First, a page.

You’ve made the momentous decision to go ahead with spine surgery to fix your chronic back problems. But your efforts toward pain-free living only renew after the procedure ends. Indeed, back surgery patients can do much to maximize their recovery and return to their favorite activities, according to Kaixuan Liu, MD, PhD, founder and president of Atlantic Spine Center. It’s very important that patients understand what they should and shouldn’t do after spine surgery to make their recoveries safer and even more pleasant, Dr. Liu says.
“Patients who’ve decided to have spine surgery need to prepare for their post-surgical recovery, which will not only lessen pain just after the procedure but improve their overall recovery,” explains Dr. Liu. “The treating physician and nursing staff typically provides written discharge instructions and prescriptions for pain medicine and physical therapy, but patients and their families should be aware of several things that can smooth the transition from hospital to home, and then back to regular life.”
You and the family member or friend that is assisting you during this time need to both understand the post-op instructions given to the patient. During the next several days always be aware of the signs of infection. These signs can include fever, increased redness, swelling or drainage at the incision. Keep your wound clean and dry. Take your medications as directed, follow your post-operative instructions carefully, and make sure to keep your follow up appointment with your doctor. If you have been prescribed pain medications you should take those medications as directed and with food as they may upset an empty stomach. During your recovery, if you have any symptoms that indicate you are not recovering as expected, call your doctor ASAP.
Physical therapy: If your doctor recommends physical therapy, it’s important to prioritize this form of rehabilitation. “You’ll need to learn how to move and do activities in a way that prevents pain and keeps your back in a safe position,” Dr. Liu says. “Physical therapy also teaches patients how to get out of bed or up from a chair safely; how to dress and undress; and how to keep your back safe when doing other activities, which eventually will include lifting and carrying items.”
Wearing a brace: “If your doctor prescribes a back brace, wearing it will help stabilize your back while it heals,” Dr. Liu notes. “Wear it when you are sitting or walking, and only take it off during pre-approved periods of time.”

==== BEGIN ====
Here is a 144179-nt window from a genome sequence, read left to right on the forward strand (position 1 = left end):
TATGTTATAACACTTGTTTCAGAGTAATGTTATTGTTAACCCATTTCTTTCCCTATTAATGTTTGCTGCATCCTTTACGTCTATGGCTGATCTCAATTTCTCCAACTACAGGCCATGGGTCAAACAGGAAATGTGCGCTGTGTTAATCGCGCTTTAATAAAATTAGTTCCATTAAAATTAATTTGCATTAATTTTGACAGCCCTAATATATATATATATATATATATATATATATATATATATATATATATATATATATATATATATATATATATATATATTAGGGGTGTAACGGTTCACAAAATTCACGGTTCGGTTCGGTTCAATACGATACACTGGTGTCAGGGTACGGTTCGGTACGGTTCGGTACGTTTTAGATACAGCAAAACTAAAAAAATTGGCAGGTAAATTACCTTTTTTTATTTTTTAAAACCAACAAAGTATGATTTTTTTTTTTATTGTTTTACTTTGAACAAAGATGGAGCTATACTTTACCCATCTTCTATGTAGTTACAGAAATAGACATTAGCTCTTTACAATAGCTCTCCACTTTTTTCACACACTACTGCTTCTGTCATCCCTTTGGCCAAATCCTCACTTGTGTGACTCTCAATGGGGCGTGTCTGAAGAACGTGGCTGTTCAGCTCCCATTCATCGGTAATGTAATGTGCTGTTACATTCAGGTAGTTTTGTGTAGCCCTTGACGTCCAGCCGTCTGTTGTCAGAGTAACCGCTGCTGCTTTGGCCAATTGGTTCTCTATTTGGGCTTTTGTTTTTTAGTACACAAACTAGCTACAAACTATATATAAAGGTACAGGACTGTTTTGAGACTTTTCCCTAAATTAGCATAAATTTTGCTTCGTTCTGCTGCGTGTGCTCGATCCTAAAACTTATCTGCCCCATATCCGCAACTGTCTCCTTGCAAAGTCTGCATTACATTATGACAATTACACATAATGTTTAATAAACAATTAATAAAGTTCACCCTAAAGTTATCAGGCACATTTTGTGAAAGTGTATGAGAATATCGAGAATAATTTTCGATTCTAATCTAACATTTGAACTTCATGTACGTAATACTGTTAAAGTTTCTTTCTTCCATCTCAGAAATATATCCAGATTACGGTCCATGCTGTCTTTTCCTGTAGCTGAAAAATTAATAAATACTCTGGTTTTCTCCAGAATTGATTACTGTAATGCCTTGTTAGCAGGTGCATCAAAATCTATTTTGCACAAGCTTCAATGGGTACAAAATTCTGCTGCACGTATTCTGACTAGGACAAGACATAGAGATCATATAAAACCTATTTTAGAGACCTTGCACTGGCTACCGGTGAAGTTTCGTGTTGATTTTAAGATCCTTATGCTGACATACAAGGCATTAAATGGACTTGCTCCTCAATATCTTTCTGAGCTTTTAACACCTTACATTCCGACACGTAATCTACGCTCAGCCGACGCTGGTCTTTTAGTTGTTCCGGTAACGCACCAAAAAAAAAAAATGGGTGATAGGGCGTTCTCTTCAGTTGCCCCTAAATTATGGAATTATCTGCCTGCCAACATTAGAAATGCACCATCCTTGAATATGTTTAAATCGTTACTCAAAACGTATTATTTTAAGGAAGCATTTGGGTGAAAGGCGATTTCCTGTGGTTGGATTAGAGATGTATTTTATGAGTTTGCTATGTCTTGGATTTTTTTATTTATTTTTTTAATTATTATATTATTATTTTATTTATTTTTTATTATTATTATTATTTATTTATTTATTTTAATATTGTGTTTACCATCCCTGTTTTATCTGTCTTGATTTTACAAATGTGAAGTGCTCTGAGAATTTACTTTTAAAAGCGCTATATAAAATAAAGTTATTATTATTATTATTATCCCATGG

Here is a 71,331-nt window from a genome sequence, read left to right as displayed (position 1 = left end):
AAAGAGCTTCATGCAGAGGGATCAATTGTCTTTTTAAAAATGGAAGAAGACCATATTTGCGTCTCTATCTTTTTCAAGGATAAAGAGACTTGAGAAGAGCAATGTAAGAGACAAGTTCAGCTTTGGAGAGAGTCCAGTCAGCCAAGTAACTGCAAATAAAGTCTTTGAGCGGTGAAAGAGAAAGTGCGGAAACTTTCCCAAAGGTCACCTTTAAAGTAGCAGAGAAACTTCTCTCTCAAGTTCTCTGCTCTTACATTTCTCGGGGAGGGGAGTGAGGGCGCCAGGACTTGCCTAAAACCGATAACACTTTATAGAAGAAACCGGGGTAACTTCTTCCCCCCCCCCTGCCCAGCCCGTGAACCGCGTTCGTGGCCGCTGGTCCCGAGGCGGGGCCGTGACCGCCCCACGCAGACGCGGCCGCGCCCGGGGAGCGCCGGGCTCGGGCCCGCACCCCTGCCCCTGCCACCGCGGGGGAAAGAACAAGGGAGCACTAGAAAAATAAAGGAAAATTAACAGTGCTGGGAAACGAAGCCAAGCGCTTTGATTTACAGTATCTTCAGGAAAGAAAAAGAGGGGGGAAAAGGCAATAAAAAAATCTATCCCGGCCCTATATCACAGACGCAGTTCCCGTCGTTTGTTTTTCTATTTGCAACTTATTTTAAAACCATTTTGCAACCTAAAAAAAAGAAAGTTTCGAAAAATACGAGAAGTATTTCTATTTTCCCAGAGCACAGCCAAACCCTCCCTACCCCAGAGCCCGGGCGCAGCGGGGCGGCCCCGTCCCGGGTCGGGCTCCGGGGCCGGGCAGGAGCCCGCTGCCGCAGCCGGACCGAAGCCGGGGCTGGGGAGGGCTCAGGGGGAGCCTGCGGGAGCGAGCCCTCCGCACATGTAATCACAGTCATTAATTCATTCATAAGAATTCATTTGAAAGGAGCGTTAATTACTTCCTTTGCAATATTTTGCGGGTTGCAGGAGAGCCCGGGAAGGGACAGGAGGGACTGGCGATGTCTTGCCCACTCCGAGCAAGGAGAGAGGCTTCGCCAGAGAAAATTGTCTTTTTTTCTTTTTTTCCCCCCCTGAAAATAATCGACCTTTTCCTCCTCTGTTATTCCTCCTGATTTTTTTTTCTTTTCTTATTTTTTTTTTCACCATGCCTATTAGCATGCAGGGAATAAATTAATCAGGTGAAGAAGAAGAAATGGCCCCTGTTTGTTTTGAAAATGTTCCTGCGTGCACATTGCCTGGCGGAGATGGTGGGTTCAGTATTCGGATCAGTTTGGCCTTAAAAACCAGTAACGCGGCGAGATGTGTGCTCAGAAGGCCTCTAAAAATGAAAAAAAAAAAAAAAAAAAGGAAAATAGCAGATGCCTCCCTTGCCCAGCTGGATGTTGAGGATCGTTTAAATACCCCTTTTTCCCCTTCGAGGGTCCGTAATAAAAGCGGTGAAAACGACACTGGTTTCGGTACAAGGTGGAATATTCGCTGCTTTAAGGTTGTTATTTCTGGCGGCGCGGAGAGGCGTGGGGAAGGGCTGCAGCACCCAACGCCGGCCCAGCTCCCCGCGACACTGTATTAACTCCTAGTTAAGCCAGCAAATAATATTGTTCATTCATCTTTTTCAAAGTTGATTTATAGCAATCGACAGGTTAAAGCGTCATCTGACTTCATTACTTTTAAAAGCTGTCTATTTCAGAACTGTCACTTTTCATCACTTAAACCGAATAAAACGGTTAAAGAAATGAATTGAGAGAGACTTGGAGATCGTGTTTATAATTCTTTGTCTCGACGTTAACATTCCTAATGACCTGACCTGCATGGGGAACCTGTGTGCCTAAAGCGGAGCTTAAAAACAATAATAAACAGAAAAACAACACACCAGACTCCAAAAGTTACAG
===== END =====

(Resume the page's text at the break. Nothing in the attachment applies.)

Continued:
Sleep: Sleeping in any position that doesn’t cause back pain: “Continuous, uninterrupted sleep is important for healing faster,” he says. “Some back surgery patients prefer to sleep on their side with a pillow between their knees or behind them to support their back.”
Moving regularly: Regular, gentle movement helps keep blood circulating, speeding healing, Dr. Liu says.
Most importantly, Dr. Liu’s “dos” include calling your physician whenever in doubt about your surgical recovery or if you begin to backslide.
The “don’ts” after spine surgery can be just as important as the “dos,” according to Dr. Liu. In the days just after surgery, he advises patients to avoid:
Impatience: Recovering from spine surgery – depending on the exact procedure – can take between a few weeks and a few months. “Most of all, don’t rush activities in the hopes of speeding up this process, since that can backfire,” Dr. Liu says. “Give yourself the time your body needs to completely heal.”
Climbing stairs: Going up or down stairs once or twice a day is fine for the first couple of weeks, but try not to overdo it.
Bending at the waist: Instead, bend at the knees and squat down to pick up objects.
Lifting heavy weights: “Nothing over 10 pounds, or more than a gallon of milk,” he cautions. “This means no laundry baskets, grocery bags or small children. If you’ve had a spinal fusion, that also means avoiding lifting items above your head until your doctor approves.”
Driving: Taking the wheel is off-limits for at least two weeks after surgery, Dr. Liu says, and try to limit time in the car as a passenger to short distances.
Smoking: Smoking cigarettes or using other tobacco products hinders healing, he says.
Exercising: “Beyond simple walking, don’t start swimming, golfing, running or other strenuous activities without first getting your doctor’s OK,” Dr. Liu says.
Let your doctor know right away: “If you run a fever, lose feeling in your arms or legs, have difficulty urinating or controlling bowel movements, or if your back pain begins to worsen and doesn’t get better with rest and pain medications, don’t hesitate to be in touch with your doctor,” he says. “We only want the fastest, most optimal recovery for our spine surgery patients, and being in touch is crucial.”